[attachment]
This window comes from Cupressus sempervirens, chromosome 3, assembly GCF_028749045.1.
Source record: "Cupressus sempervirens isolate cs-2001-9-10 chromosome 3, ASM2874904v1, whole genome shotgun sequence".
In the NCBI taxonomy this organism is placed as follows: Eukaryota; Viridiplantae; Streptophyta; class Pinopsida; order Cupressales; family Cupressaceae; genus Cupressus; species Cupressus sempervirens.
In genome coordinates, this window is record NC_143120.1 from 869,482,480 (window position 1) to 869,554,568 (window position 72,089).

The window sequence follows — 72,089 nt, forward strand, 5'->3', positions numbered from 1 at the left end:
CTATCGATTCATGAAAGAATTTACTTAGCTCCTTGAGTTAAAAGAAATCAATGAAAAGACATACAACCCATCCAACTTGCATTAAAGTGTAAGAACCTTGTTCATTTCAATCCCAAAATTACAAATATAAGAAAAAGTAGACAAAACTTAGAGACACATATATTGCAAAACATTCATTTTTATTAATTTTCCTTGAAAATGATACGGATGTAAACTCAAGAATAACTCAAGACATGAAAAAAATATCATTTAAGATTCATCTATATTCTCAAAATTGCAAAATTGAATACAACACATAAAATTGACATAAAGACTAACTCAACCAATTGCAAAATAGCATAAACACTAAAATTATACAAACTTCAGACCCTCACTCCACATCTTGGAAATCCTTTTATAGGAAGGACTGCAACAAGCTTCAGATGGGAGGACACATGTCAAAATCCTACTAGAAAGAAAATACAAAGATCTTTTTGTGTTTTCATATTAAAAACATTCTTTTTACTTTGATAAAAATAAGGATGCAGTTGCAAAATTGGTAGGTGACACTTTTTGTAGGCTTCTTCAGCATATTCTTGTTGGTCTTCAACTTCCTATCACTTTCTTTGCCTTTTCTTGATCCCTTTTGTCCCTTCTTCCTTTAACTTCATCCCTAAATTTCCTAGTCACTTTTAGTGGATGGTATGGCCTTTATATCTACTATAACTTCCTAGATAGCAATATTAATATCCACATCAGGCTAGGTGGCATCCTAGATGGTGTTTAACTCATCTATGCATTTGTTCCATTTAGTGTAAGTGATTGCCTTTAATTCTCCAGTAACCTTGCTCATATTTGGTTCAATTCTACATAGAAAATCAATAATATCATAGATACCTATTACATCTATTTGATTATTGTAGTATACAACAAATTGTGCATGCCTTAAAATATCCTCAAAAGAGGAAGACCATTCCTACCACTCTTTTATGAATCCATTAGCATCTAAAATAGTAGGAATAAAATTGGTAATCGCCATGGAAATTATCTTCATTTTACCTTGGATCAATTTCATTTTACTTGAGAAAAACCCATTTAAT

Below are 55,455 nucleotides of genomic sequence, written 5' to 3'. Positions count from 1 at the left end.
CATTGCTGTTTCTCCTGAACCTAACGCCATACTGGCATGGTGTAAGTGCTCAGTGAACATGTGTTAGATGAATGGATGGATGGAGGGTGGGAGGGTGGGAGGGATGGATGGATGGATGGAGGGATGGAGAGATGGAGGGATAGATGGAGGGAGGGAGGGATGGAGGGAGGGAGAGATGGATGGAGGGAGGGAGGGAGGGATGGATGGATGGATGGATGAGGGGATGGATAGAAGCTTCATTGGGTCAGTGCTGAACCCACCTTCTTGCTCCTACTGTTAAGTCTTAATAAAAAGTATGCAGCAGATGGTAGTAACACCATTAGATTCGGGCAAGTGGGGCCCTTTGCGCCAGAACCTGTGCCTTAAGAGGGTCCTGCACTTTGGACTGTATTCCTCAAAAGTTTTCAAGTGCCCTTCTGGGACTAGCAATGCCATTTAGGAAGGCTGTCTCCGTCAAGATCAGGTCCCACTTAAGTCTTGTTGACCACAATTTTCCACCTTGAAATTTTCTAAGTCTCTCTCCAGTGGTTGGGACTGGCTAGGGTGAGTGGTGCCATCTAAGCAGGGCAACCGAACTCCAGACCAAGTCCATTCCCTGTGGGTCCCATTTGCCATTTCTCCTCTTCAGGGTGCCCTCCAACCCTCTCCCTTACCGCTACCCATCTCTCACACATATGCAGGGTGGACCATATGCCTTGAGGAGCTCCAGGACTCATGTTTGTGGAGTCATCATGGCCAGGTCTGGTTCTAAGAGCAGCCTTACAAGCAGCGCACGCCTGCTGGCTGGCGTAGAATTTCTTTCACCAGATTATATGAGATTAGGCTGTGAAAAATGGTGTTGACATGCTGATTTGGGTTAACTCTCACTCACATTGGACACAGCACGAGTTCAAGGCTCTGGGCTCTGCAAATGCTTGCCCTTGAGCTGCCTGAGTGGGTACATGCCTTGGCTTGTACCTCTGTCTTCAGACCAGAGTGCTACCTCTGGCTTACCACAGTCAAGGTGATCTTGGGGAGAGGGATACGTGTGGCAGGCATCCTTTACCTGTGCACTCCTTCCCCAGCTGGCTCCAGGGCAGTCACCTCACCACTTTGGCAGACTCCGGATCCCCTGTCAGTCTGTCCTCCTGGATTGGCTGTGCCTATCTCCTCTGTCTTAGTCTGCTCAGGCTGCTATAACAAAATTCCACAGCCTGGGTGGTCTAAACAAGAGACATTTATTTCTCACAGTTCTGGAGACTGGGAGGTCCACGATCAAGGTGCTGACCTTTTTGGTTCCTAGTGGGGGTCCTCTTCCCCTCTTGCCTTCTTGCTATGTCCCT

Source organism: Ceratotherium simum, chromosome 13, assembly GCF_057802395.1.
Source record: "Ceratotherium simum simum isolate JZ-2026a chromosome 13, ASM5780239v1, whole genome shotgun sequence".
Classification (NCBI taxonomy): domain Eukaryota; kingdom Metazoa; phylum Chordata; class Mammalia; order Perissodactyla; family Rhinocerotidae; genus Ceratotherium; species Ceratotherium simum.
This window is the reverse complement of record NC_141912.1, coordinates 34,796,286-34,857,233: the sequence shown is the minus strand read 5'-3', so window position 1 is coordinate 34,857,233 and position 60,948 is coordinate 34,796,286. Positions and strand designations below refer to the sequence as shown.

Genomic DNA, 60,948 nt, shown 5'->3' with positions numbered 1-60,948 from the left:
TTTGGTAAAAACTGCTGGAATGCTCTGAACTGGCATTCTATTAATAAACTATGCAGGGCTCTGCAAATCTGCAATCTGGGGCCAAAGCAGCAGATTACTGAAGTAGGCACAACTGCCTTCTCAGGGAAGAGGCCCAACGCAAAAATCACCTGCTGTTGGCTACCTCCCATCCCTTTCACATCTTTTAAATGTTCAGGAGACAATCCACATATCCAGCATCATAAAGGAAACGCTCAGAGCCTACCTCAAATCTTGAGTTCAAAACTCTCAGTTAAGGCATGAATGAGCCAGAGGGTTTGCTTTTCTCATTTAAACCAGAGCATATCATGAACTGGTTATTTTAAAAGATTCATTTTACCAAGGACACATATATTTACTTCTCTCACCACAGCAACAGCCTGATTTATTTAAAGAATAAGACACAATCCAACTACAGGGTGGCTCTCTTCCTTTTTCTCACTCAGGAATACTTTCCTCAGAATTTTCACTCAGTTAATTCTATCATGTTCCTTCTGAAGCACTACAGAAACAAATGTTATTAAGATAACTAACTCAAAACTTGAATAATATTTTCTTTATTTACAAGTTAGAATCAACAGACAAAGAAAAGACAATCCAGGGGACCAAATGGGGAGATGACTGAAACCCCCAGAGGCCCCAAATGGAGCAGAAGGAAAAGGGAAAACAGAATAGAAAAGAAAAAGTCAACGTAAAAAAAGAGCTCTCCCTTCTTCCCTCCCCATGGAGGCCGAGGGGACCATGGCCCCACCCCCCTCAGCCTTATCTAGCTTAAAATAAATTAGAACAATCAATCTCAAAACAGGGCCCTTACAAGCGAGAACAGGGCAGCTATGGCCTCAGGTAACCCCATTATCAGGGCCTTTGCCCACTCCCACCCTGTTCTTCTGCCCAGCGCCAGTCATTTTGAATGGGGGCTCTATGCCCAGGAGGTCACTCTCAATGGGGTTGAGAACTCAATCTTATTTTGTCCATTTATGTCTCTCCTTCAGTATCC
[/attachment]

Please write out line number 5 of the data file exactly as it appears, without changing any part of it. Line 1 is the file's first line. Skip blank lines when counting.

The window sequence follows — 72,089 nt, forward strand, 5'->3', positions numbered from 1 at the left end: